Remakes are tough to do, especially when the remake is of a film that was a critical and box-office success. Begum Jaan is a remake of the 2015 Bengali film Rajkahini, but sadly isn't nearly as good as the original.
What brought about the film's inception is exactly what brings about its downfall. Begum Jaan tries a little too hard to be Rajkahini, but it has neither the soul of the original intact nor its narrative intricacies. That, though, is a huge surprise to be honest. For, the films have the same director in Srijit Mukherji. So what could have changed so drastically?
The film's Achilles' heel becomes the language barrier that it needs to overcome and transcend. Srijit Mukherji wrote Rajkahini, and he felt at home writing in Bengali. However, he has had to outsource the task of writing the Hindi dialogues for Begum Jaan. Kausar Munir ends up writing dialogues for scenes for which just silence could have worked. In Begum Jaan's case, verbiage over brevity does not work at all.
The backdrop of the story is the harrowing event of the Partition of India, and more specifically the events following the publishing of the Radcliffe Line. Cyril Radcliffe's epochal decision, which led to the formation of two separate nations, is shown at its crudest. The story of Begum Jaan is not about fear-ridden refugees or the members of the Indian National Congress and the Muslim League. The story is about 10 prostitutes and their revered madame Begum Jaan.
The Radcliffe Line passes right through the middle of the residence that houses the 11 women. The film then follows the trials and tribulations of the women as they are pitted against spineless bureaucrats and calculating individuals. What is worse is that their residence faces the threat of demolition owing not just to external factors but from some of the people who reside in it or frequent it.
Begum Jaan is Mukherji's way of paying tribute to the path-breaking works of Ismat Chughtai and Saadat Hasan Manto. The film also draws heavily from Shyam Benegal's Mandi in aspects of plot and attire. What it misses though is the dexterity that accompanies the novelty in thought in the others.
But Begum Jaan is not a bad film. There are loopholes and anachronisms, yes. But what it lacks in dialogue writing, it more than compensates for in audacity. The film makes a wonderful statement for female empowerment. Begum Jaan the character is an apostle of pragmatism. Her past is shrouded by horrible events, but she seizes her present right by the collar. Words such as "azaadi" and "partition" mean nothing to her. She is a self-effacing woman who stays in the background but explodes when her "dhandha" is damaged. For her, there is no stigma attached to her profession, and everyone is the same irrespective of caste, creed, race and religion. Begum Jaan actually feels like Srijit Mukherji's alter ego, a character that helps him voice an opinion he feels strongly about.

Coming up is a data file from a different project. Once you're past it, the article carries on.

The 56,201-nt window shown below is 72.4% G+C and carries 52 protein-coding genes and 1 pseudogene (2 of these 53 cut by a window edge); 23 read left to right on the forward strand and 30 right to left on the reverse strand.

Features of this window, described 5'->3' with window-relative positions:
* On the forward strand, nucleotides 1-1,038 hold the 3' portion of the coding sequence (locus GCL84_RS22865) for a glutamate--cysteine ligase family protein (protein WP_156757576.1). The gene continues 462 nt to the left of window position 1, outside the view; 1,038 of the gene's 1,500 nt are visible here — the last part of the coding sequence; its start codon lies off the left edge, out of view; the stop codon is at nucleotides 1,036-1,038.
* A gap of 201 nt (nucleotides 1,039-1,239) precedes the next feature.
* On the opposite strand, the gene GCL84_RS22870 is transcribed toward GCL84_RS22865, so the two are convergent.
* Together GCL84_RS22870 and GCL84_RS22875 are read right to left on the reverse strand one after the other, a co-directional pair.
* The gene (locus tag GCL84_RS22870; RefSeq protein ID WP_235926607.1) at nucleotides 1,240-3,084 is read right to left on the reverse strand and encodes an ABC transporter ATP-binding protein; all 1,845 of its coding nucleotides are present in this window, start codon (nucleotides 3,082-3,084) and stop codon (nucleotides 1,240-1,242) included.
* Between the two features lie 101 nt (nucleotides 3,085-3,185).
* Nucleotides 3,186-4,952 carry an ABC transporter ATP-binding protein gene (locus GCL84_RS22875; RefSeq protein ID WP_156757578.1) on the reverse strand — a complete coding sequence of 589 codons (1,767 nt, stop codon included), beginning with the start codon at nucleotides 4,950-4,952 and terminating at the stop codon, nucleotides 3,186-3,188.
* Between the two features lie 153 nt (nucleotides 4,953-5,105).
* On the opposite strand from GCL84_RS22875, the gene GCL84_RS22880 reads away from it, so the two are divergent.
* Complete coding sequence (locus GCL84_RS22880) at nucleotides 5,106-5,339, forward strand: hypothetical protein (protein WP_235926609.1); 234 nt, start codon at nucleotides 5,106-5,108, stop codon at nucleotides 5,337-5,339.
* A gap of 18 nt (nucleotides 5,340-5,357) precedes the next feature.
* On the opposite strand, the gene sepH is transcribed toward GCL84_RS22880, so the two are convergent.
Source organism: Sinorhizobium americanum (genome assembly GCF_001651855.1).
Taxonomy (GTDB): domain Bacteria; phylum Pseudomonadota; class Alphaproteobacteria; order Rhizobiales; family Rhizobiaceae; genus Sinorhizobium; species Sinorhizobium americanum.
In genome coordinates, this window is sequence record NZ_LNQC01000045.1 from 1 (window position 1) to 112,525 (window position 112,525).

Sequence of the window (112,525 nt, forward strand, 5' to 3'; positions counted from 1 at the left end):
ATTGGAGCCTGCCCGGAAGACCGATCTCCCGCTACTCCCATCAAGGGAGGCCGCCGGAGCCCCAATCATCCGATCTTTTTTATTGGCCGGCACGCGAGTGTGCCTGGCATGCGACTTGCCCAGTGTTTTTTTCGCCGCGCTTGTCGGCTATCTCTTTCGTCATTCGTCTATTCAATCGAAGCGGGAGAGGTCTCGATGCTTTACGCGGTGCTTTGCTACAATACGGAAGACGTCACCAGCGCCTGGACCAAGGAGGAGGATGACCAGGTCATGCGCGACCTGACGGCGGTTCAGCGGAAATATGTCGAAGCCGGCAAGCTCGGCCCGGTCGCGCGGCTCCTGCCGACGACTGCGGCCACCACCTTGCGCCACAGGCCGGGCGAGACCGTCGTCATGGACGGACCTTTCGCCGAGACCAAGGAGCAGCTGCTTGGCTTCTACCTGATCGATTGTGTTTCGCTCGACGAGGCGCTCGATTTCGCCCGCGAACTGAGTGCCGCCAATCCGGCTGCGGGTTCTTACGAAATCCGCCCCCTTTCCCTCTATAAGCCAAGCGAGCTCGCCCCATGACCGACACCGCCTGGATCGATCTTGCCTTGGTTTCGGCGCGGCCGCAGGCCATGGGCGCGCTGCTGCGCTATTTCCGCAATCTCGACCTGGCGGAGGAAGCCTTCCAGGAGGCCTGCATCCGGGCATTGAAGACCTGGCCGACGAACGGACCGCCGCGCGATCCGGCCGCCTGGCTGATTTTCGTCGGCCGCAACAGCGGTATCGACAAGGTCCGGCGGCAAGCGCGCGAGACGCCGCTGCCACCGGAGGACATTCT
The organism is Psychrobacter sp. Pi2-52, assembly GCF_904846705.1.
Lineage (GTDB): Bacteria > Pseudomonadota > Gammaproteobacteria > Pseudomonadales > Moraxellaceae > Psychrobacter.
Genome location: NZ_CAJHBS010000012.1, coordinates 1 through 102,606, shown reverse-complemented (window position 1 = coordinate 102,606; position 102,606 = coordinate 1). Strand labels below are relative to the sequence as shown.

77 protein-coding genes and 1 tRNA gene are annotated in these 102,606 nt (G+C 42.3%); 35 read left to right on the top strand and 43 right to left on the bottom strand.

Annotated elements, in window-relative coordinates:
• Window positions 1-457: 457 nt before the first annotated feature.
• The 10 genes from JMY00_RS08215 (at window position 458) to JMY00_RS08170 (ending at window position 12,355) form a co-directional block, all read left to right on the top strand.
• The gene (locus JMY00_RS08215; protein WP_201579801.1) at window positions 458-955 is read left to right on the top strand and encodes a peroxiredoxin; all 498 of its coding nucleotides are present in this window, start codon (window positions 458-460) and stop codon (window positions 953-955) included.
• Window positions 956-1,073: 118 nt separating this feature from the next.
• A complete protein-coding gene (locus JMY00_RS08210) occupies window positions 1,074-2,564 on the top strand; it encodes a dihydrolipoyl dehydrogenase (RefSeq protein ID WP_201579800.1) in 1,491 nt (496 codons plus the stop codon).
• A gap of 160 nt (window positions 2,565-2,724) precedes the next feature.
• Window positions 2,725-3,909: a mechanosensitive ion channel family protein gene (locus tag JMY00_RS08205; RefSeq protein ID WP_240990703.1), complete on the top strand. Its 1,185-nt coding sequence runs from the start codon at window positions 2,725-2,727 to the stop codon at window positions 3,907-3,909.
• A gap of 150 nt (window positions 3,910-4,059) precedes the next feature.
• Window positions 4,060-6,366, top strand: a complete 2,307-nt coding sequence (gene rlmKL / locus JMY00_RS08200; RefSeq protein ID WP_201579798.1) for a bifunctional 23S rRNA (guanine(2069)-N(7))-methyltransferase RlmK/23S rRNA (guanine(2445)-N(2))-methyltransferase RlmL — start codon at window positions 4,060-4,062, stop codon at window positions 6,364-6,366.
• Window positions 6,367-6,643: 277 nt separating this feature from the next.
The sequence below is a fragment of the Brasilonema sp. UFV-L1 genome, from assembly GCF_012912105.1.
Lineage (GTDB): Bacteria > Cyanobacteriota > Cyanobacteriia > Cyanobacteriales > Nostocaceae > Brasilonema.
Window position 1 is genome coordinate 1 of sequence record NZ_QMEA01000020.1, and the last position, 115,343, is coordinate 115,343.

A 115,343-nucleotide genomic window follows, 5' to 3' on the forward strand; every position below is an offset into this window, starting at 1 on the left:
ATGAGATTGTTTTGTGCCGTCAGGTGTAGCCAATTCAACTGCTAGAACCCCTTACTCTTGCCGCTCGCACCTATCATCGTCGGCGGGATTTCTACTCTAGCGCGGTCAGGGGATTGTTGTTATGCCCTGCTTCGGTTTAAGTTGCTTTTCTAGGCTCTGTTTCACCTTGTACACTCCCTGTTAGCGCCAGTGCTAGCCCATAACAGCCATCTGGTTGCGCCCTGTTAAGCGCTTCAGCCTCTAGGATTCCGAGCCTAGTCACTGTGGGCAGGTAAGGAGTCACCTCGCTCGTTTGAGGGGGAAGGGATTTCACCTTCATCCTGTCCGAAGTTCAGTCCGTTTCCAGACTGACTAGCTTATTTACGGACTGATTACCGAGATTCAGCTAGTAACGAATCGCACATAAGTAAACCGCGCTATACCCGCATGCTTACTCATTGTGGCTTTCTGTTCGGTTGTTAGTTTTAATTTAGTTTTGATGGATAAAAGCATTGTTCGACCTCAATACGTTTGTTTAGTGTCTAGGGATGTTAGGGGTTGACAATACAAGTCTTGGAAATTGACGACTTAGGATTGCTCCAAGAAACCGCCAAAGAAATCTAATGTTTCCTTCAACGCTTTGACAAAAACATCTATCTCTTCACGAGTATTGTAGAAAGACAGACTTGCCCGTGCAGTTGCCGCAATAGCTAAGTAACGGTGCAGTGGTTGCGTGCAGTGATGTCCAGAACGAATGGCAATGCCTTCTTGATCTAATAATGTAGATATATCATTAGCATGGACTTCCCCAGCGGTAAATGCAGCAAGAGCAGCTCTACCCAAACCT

Balan is brilliant as Begum Jaan, and will have you in awe. She betters Rituparna Sengupta's act as Begum Jaan in Rajkahini by a good mile. Gauhar Khan (as Rubina) and Chunky Pandey (as Kabir) pull their roles off with aplomb. And Ashish Vidyarthi and Rajit Kapoor are the anchors of the ship. Vidyarthi (as Harshvardhan) and Kapoor (as Ilias) are childhood friends divided by religion. Their characters are the most symbolic of the events happening within the film. This wasn't just a partition of nations, this was also a tearing apart of kinship, and both Harshvardhan and Ilias have you invested you in their respective predicaments.
Another note-worthy role is that of Naseeruddin Shah. Shah is a towering figure in almost every film that he is a part of, and he is a treat to watch in Begum Jaan. The scenes featuring Balan and Shah will remind you of Ishqiya
, and they feed quite well off each other.
The music ranges from unsavoury to good. Anu Malik tries but you wish Srijit Mukherji had brought the composer of Rajkahini, Indraadip Das Gupta, on board. The background score is mostly jarring, and leaves you wondering how much more palatable it would have been if it were just replaced by classics from the days of the partition.
Cinematographer Gopi Bhagat does a commendable job. He sticks to using sepia tones, and that works well given the period the film is set in. The shots where Begum Jaan is equated to the likes of Razia Sultan and Rani Laxmibai are remarkable.
There is a particular scene where Nehru's "Tryst With Destiny" speech plays out on the radio, and the inmates of the cursed house celebrate. It's a fantastic scene, and Mukherji deserves kudos for retaining it from the original.
Very few narratives in India cinema over the years have been as disturbing and arresting, and Begum Jaan is a good example of how history changes when perspective does. It is also a great example of how armchair politicians, almost like a wizard weaving his wand, determine the fate of many.
This, though, isn't the film you're advised to rush to the theatres for. If you've seen the original or intend to at some point, give Begum Jaan a miss. Although, a first-rate Vidya Balan act is reason you shouldn't.